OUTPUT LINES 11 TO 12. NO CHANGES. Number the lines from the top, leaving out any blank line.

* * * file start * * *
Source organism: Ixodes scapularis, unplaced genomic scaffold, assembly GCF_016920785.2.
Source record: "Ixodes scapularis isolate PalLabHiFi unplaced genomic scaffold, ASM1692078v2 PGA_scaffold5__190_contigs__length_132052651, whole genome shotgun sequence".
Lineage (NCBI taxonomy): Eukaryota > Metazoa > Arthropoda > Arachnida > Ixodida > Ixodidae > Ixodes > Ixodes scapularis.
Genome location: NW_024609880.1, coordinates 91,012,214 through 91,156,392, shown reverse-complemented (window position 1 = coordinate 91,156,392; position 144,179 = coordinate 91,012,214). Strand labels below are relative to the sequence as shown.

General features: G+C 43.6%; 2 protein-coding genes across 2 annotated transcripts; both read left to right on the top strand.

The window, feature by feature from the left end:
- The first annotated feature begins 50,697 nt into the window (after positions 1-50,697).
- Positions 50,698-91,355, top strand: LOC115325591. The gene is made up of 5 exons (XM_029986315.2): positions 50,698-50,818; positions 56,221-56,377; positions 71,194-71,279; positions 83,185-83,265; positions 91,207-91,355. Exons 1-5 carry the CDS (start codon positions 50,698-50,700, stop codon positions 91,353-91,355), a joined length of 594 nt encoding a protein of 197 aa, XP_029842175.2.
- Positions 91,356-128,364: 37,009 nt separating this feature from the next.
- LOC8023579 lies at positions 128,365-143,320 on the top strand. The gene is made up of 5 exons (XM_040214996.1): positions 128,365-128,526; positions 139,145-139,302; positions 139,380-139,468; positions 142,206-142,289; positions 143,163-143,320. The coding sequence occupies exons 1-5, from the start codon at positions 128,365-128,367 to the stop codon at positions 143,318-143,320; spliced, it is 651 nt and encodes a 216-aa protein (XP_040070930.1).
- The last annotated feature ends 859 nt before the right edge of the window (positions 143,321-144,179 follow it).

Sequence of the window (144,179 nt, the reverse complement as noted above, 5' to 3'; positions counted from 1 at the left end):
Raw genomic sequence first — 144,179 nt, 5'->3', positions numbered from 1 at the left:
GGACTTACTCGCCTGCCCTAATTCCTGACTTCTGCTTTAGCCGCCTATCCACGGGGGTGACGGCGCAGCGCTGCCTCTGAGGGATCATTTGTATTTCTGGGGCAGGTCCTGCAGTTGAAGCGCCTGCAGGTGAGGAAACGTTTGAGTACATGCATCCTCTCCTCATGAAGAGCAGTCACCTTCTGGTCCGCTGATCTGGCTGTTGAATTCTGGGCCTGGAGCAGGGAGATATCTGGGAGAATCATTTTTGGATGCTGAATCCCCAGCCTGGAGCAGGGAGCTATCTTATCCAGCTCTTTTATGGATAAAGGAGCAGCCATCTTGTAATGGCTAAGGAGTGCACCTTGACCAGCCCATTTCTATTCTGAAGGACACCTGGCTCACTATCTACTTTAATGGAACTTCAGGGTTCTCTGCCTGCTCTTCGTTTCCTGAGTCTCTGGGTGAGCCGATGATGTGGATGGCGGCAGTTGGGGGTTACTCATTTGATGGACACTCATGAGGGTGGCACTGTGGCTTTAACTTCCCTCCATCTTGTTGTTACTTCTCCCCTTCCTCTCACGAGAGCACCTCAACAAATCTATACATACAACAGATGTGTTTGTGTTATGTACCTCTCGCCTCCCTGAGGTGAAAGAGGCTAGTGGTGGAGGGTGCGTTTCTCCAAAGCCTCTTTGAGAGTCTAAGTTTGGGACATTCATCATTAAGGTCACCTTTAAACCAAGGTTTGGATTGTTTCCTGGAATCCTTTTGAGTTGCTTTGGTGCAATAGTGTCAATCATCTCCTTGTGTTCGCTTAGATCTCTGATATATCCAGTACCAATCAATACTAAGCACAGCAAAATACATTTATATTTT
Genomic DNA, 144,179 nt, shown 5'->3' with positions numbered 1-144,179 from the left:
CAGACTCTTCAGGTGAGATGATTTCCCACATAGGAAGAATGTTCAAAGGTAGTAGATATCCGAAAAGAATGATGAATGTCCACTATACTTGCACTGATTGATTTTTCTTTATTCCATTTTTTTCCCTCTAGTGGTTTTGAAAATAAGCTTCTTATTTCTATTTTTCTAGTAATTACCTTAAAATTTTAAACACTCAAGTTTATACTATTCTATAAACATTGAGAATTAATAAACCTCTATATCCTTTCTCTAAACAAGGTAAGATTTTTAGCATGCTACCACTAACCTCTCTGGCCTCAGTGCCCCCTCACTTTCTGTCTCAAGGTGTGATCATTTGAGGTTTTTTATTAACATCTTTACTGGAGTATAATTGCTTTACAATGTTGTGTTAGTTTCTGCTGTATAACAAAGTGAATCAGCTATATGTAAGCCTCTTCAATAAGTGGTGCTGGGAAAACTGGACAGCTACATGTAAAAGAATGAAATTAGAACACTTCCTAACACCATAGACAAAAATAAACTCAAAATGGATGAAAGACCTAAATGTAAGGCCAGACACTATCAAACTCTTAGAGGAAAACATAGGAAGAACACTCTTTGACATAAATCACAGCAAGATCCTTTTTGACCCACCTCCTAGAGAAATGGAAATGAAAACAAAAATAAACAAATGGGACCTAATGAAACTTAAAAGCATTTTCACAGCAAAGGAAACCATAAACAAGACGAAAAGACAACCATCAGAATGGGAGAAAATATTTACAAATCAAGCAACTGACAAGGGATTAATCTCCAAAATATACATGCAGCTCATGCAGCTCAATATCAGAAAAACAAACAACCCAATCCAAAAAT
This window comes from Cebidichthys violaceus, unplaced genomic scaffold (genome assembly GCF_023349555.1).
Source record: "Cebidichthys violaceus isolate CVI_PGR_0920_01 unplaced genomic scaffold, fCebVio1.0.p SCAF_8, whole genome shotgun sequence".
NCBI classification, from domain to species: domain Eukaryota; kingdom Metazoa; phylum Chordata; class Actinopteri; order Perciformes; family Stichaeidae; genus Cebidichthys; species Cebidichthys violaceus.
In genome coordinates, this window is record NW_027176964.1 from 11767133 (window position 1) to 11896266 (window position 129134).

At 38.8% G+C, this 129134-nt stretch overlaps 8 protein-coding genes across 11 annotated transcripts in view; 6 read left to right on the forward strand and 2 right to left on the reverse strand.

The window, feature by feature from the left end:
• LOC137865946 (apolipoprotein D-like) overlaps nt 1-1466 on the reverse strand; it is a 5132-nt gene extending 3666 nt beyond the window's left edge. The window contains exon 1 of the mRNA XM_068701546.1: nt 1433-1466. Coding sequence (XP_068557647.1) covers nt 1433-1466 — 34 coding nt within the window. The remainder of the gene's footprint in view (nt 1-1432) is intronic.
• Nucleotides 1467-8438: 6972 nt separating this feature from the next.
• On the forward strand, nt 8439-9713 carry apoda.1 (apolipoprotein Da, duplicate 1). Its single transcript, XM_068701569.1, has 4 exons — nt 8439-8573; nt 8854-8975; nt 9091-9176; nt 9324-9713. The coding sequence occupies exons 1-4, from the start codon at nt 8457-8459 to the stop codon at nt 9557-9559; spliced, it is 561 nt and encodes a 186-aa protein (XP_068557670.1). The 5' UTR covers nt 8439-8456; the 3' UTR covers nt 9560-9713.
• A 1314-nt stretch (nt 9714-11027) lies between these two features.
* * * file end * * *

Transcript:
- The last annotated feature ends 859 nt before the right edge of the window (positions 143,321-144,179 follow it).

Sequence of the window (144,179 nt, the reverse complement as noted above, 5' to 3'; positions counted from 1 at the left end):